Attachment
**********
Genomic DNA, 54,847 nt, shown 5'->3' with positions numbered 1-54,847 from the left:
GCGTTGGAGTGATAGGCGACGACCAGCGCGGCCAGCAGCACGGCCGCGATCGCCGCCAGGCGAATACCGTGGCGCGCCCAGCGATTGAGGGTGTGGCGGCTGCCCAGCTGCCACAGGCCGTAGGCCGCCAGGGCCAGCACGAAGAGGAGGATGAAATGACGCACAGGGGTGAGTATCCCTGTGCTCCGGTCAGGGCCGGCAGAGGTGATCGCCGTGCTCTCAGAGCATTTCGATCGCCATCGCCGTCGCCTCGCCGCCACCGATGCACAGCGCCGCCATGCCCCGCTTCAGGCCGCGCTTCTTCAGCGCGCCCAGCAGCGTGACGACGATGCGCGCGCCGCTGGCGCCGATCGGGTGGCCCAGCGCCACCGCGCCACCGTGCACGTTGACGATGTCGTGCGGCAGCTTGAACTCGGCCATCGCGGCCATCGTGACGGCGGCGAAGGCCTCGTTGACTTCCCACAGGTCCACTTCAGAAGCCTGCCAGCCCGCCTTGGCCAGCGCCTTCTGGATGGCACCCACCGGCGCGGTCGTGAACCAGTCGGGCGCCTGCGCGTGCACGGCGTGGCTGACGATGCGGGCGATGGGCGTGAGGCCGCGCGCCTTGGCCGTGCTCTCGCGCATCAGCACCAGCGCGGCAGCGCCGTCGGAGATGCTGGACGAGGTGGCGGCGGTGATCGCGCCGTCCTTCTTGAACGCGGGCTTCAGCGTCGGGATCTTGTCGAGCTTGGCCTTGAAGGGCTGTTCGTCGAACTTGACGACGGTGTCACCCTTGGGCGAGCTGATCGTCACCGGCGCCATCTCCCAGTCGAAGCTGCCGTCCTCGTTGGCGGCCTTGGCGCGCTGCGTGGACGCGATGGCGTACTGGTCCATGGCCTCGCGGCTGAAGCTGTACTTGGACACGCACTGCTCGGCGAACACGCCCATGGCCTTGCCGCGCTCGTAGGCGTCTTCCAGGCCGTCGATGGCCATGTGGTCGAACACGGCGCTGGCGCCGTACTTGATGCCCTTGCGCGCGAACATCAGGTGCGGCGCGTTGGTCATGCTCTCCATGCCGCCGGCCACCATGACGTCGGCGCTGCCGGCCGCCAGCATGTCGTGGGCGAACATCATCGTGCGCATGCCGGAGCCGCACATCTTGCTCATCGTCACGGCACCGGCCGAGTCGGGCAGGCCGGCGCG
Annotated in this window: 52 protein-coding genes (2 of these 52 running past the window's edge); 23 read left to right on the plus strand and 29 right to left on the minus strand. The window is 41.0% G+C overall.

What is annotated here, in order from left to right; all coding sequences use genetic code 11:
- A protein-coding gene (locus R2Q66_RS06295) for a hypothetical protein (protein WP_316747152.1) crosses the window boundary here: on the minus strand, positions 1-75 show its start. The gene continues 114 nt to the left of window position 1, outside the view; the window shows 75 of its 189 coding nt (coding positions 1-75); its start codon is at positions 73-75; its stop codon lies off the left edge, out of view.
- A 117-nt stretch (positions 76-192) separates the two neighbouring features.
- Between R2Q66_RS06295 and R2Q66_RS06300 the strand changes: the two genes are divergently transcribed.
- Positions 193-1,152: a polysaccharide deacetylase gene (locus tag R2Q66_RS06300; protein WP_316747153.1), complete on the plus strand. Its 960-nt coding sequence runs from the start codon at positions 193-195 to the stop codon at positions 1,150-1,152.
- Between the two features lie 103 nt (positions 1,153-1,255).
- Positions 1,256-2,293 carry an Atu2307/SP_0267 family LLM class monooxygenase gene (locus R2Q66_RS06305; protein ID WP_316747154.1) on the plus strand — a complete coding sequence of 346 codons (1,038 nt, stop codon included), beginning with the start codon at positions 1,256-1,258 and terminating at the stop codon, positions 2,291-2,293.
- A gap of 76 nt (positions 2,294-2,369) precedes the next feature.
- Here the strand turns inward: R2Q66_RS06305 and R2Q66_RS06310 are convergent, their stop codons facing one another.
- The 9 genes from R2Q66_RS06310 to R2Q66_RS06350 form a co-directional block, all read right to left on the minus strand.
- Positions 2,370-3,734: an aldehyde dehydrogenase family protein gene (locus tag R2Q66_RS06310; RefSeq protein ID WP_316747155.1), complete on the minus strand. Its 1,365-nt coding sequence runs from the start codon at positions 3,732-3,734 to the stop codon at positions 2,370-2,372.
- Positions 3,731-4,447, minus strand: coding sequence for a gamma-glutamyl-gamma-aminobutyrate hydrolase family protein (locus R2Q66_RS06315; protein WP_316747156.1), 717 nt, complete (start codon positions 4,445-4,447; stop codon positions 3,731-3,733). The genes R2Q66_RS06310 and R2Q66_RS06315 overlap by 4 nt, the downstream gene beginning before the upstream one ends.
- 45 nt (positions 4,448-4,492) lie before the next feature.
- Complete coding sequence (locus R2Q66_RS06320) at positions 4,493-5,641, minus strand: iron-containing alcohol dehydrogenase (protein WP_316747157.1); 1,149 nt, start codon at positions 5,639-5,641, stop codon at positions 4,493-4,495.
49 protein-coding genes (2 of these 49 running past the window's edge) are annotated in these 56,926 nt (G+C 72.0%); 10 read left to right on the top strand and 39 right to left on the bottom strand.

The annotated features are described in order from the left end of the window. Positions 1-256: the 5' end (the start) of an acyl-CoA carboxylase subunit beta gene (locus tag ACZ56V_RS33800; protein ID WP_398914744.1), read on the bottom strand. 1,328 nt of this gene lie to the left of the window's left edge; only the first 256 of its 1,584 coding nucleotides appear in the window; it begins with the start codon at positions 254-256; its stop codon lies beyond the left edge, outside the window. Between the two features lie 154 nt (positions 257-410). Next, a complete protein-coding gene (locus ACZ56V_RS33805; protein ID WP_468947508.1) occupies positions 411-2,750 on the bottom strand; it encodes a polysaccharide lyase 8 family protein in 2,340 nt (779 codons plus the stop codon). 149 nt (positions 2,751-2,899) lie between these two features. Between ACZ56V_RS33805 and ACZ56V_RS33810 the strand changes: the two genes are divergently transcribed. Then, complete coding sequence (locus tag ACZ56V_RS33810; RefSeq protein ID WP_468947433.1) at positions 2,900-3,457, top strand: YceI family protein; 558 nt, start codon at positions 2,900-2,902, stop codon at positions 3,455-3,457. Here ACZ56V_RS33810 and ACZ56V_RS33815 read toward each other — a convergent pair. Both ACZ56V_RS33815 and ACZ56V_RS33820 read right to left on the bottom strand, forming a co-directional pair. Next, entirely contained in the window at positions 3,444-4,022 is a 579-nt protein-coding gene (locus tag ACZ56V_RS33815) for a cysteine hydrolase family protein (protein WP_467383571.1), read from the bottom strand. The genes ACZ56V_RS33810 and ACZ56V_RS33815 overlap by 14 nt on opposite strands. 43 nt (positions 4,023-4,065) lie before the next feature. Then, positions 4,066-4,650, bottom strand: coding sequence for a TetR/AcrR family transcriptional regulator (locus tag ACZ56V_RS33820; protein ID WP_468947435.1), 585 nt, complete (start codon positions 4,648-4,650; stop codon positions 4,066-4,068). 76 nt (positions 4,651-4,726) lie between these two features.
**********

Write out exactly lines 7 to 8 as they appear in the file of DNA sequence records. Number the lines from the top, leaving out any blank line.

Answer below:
- Between R2Q66_RS06295 and R2Q66_RS06300 the strand changes: the two genes are divergently transcribed.
- Positions 193-1,152: a polysaccharide deacetylase gene (locus tag R2Q66_RS06300; protein WP_316747153.1), complete on the plus strand. Its 960-nt coding sequence runs from the start codon at positions 193-195 to the stop codon at positions 1,150-1,152.